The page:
The list of objections includes the war in Chechnya; the politically inspired imprisonment of the oil tycoon Mikhail Khodorkovsky; a law banning receipt of foreign money by Russian NGOs; restrictions on media freedom, including the closure four years ago of two independent television stations; and interference in Ukrainian elections. Critics also cite the prevalence of corruption and poor standards of governance as undermining Russia's claim to be a fully paid-up member of the civilised world.
Business circles and some Russia-watchers take a more charitable view, stressing the economic stability and higher living standards Putin's tenure has brought, and the much greater freedom Russians now enjoy, compared with Soviet times. They note the international agreements Russia has signed, including - against expectations - the Kyoto treaty on climate change.
What, if anything, will come out of St Petersburg?
The usual outcome of a G8 summit is a collection of carefully worded communiques representing the lowest common denominator position on the subjects discussed. We can expect statements on energy security, development, and perhaps also on nuclear proliferation and the Middle East.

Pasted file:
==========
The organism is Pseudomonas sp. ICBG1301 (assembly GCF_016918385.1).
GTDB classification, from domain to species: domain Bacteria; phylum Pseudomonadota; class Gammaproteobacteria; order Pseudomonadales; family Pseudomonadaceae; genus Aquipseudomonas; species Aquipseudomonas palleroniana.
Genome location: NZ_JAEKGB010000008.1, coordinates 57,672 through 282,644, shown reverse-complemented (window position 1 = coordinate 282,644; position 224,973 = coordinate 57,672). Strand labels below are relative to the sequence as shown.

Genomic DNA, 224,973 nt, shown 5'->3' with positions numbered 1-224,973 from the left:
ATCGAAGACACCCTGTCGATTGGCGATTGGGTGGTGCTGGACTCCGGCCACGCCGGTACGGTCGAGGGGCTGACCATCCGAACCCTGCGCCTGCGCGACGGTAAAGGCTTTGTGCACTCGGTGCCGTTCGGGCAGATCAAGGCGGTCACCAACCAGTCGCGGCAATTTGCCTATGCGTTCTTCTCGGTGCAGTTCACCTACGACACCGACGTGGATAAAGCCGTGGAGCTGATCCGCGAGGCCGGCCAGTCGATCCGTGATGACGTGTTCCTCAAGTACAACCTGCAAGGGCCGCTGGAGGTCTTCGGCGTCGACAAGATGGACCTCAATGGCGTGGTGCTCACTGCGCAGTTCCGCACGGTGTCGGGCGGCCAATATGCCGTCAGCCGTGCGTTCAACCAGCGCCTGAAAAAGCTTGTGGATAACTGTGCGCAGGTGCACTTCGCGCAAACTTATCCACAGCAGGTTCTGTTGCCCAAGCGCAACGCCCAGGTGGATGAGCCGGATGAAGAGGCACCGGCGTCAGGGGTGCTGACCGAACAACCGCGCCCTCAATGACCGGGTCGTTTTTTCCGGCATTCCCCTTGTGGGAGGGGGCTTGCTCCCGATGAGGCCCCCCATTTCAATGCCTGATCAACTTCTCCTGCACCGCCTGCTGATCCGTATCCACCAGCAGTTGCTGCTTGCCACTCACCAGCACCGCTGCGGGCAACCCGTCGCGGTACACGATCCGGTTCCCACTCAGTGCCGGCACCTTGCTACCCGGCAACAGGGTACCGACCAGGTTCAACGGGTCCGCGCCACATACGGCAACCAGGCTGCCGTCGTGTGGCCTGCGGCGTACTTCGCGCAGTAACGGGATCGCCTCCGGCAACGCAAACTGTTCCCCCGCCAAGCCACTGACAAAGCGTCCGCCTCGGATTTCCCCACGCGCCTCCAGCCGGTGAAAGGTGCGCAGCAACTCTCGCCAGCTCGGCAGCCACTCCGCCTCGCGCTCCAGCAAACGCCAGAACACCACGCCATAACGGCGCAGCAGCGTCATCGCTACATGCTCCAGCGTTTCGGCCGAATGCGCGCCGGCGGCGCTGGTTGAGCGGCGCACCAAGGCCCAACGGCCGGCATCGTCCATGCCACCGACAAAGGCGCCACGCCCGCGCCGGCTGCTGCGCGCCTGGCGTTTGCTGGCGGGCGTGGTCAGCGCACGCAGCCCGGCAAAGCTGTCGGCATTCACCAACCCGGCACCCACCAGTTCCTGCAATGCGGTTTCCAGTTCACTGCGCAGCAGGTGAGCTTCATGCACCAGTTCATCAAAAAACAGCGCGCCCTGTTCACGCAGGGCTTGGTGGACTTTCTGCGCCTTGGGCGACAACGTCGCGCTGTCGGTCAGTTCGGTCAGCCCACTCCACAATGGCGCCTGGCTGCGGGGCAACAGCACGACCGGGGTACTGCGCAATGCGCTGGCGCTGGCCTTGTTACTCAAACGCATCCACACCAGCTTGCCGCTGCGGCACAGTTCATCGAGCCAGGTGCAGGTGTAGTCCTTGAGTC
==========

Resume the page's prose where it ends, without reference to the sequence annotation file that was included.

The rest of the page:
More interesting, if less predictable, will be the talks before the summit and in the margins. Yesterday, Russia announced that it had met the conditions for joining the World Trade Organisation. A multilateral agreement of some sort on what to do about Iran and its nuclear programme cannot be ruled out either.
Should Russia be hosting the G8 summit?
* Russia was admitted to full membership of the G8 in 1998 and its turn had come round
* Shunning Russia would have removed all incentives for it to become more democratic
* Other G8 countries need good relations with Russia more than ever because of its energy reserves
* Russia's GDP and living standards, however calculated, place it well outside the rich countries' club
* The chairmanship will be interpreted by President Putin as a sign that restricting freedoms has no price
* Russia will never be 'one of us', so why pretend any longer that it is, or even could be?Reuse content